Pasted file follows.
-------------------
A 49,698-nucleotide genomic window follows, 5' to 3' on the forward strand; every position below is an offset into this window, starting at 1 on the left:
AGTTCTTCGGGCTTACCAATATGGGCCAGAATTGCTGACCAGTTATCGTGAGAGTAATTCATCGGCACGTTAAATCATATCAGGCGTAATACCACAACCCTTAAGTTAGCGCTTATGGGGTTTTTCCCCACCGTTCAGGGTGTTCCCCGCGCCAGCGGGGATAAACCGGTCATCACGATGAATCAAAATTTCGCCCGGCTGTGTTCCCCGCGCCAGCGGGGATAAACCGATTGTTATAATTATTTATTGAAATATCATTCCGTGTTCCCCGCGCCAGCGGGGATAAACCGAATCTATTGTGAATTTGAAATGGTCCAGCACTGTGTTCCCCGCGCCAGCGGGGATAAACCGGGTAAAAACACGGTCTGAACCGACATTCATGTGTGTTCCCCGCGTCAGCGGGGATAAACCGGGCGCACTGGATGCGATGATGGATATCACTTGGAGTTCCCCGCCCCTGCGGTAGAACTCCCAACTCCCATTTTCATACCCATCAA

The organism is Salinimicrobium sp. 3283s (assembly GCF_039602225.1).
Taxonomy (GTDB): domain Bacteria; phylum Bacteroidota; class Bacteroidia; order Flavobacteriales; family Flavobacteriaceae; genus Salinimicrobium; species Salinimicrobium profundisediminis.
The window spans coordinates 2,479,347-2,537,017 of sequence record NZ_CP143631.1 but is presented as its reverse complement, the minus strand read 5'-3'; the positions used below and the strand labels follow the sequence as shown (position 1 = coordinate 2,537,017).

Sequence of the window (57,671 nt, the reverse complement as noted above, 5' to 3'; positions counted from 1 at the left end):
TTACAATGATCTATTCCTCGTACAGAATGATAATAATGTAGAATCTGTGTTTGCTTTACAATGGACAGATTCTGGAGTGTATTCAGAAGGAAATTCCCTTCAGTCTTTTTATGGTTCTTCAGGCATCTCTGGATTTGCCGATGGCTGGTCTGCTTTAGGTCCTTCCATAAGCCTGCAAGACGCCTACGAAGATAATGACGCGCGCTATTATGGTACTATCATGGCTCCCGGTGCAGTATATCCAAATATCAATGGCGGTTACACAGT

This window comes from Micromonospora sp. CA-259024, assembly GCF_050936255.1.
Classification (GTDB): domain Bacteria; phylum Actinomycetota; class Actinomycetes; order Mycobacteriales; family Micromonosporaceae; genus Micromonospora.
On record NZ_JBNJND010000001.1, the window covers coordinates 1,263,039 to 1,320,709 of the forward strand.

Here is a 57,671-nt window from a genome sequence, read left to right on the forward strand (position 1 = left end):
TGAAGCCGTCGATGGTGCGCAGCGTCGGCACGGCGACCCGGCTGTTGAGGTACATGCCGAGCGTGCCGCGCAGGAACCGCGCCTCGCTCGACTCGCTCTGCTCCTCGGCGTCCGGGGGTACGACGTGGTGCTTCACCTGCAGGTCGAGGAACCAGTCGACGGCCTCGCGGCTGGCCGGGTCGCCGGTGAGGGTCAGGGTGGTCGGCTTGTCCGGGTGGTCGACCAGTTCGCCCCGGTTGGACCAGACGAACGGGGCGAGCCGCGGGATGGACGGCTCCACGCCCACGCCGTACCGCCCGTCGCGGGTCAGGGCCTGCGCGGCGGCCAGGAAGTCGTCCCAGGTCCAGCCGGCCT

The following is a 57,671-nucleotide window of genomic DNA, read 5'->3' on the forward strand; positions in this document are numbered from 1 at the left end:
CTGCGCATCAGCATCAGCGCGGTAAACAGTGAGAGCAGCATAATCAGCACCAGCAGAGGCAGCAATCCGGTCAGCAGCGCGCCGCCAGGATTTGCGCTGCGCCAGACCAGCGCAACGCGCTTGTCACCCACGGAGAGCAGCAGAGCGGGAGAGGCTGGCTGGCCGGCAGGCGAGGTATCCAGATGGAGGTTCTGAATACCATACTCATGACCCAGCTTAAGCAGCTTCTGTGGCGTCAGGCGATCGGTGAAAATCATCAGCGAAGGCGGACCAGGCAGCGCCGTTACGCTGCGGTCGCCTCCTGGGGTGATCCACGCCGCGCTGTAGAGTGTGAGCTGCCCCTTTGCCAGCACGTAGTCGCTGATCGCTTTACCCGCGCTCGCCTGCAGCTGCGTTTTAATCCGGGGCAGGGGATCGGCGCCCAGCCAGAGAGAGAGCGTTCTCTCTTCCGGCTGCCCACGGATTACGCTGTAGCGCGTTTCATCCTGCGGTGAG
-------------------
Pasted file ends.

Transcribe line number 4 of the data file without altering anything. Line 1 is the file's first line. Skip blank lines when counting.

Taxonomy (GTDB): domain Bacteria; phylum Bacteroidota; class Bacteroidia; order Flavobacteriales; family Flavobacteriaceae; genus Salinimicrobium; species Salinimicrobium profundisediminis.